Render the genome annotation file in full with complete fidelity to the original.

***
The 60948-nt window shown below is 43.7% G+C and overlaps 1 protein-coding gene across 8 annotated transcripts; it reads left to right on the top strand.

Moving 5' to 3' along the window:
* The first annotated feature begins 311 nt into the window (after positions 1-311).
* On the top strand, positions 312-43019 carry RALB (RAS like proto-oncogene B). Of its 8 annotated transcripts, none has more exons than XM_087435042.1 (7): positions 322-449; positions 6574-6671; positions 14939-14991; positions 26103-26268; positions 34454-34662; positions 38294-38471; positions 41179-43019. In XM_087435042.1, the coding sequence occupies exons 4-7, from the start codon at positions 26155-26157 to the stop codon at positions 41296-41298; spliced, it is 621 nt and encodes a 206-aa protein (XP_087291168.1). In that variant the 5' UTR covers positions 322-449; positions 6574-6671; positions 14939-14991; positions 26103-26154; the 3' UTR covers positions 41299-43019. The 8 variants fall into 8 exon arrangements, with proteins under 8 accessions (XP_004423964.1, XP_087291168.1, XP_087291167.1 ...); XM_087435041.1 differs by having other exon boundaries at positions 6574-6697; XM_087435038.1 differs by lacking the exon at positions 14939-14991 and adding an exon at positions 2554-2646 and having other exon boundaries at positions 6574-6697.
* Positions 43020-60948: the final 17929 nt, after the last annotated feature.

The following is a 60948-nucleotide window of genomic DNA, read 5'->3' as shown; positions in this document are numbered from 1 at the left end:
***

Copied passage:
The 60948-nt window shown below is 43.7% G+C and overlaps 1 protein-coding gene across 8 annotated transcripts; it reads left to right on the top strand.

Moving 5' to 3' along the window:
* The first annotated feature begins 311 nt into the window (after positions 1-311).
* On the top strand, positions 312-43019 carry RALB (RAS like proto-oncogene B). Of its 8 annotated transcripts, none has more exons than XM_087435042.1 (7): positions 322-449; positions 6574-6671; positions 14939-14991; positions 26103-26268; positions 34454-34662; positions 38294-38471; positions 41179-43019. In XM_087435042.1, the coding sequence occupies exons 4-7, from the start codon at positions 26155-26157 to the stop codon at positions 41296-41298; spliced, it is 621 nt and encodes a 206-aa protein (XP_087291168.1). In that variant the 5' UTR covers positions 322-449; positions 6574-6671; positions 14939-14991; positions 26103-26154; the 3' UTR covers positions 41299-43019. The 8 variants fall into 8 exon arrangements, with proteins under 8 accessions (XP_004423964.1, XP_087291168.1, XP_087291167.1 ...); XM_087435041.1 differs by having other exon boundaries at positions 6574-6697; XM_087435038.1 differs by lacking the exon at positions 14939-14991 and adding an exon at positions 2554-2646 and having other exon boundaries at positions 6574-6697.
* Positions 43020-60948: the final 17929 nt, after the last annotated feature.

The following is a 60948-nucleotide window of genomic DNA, read 5'->3' as shown; positions in this document are numbered from 1 at the left end: